Investigating multiple myeloma disease progression through the characterisation of CD45+/- cells
2017-02-14T01:48:58Z (GMT) by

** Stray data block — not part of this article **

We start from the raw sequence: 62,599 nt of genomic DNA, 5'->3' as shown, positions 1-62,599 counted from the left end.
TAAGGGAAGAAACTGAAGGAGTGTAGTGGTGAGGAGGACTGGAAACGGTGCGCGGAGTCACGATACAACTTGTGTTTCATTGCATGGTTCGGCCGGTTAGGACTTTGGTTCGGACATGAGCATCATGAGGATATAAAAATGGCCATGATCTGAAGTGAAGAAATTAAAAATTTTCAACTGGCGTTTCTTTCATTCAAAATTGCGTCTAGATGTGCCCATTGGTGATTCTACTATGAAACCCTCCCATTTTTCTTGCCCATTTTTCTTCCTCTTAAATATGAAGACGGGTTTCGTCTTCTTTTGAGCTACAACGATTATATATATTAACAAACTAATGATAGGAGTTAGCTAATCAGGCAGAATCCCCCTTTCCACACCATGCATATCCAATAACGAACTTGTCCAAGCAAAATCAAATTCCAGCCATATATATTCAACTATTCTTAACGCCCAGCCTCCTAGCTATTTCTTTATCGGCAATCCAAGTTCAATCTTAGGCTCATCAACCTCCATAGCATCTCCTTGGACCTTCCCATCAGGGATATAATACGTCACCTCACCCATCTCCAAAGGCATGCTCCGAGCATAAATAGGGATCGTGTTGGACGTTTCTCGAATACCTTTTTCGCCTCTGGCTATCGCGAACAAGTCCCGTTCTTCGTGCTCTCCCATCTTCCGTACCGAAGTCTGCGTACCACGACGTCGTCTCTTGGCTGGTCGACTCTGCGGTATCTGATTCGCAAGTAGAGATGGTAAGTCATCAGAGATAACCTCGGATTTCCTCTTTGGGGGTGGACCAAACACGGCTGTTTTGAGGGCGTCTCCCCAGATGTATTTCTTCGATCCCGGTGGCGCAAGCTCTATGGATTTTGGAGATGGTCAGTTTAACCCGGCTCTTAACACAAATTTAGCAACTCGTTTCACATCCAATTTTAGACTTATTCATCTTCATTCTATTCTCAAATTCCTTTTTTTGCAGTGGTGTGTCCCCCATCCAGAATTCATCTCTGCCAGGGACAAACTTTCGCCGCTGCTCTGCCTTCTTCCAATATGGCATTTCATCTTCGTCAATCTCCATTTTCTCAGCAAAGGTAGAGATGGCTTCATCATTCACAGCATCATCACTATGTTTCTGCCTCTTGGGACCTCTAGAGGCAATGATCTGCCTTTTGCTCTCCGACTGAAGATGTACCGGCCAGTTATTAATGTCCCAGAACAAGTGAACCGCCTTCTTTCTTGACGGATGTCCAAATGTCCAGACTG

Multiple myeloma (MM) is an incurable plasma cell (PC) malignancy predominantly negative for the protein tyrosine phosphatase CD45. Published data show that an increased proportion of CD45-ve rather than CD45+ve MM PCs correlates with poorer patient outcomes and increased risks of extramedullary disease. Furthermore, data has also suggested that disease progression is correlated with the transition from a predominantly CD45+ve to predominantly CD45-ve disease. The aim of this study was to investigate whether characterisation of the biological differences associated with variable CD45 expression might lead to the identification of a model of disease progression that could explain this apparent adverse clinical impact. Although MM cells are typically considered to be CD45-ve, variable CD45 expression has been observed in patients and a hierarchy of expression has been associated with disease progression. Therefore, before characterisation of the CD45+ve and CD45-ve cell populations could begin, representatives of each subset first needed to be identified. Several human myeloma cell lines (HMCLs) were first immunophenotyped to identify suitable candidates. Selection was primarily based on CD45 expression as well as expression of the IL-6 receptor (IL-6R) as CD45+ve cells are known to be preferentially responsive to IL-6 signalling. Four HMCLs were initially chosen to represent the CD45+ve (ANBL-6 & U266) and CD45-ve (KMS11 & KMS12BM) subgroups and the biologies of the HMCLs were characterised in terms of their signalling activity and responses to cytokines. However, due to overwhelming heterogeneity between the individual HMCLs, the selected representatives were deemed unsuitable for the characterisation of the CD45 subsets in this study. The U266 HMCL has a heterogeneous CD45 expression profile and distinct CD45+ve and CD45-ve populations that could be separated, thus providing a suitable isogenic model of the CD45 subsets, allowing the biologies of the cell populations to be characterised while minimising confounding factors due to heterogeneity between HMCLs. Following the identification of suitable representatives of the CD45+ve and CD45-ve cohorts, the differences in biological characteristics between the two subsets could be investigated. A range of parameters were examined including proliferation, signalling activity, cytokine production, response to soluble growth factors as well as response to a range of drug treatments. The CD45+ve fraction was observed to have a higher proliferative rate, responded preferentially to IL-6 treatment and was observed to be more susceptible to proteasome inhibitor treatment. In contrast, the CD45-ve subset was observed to secrete IL-6, was not found to respond to cytokines and was also more resistant to proteasome inhibitor treatment. This population also exhibited lower adhesion molecule expression as well as decreased homing capacity to stromal cells suggesting that it may be more prone to egress from the BM compared to CD45+ve counterparts. In addition to exhibiting distinct biological characteristics, the sorted CD45 populations also demonstrated properties that appeared to support the other cell population. Supernatant from the CD45+ve population promoted the proliferation of the CD45-ve subset whilst increased drug resistance was observed when the cells were in co-culture as well as when the cells were cultured in conditioned media from the other cell population. These results suggest that the CD45 subsets may cooperate together to promote tumourigenesis and overcome drug induced apoptosis. Furthermore, genetic analysis demonstrated that the 2 populations have distinct gene expression profiles and also identified the EMT and Notch pathways as possible mechanisms of disease progression that could account for the variable characteristics of the cell populations. In summary, a model of disease progression is proposed as thus – malignant PCs progress from a CD45+ve to a CD45-ve phenotype corresponding with increasing malignant and metastatic potential during MM pathogenesis. This process may be mediated by Notch-driven activation of EMT.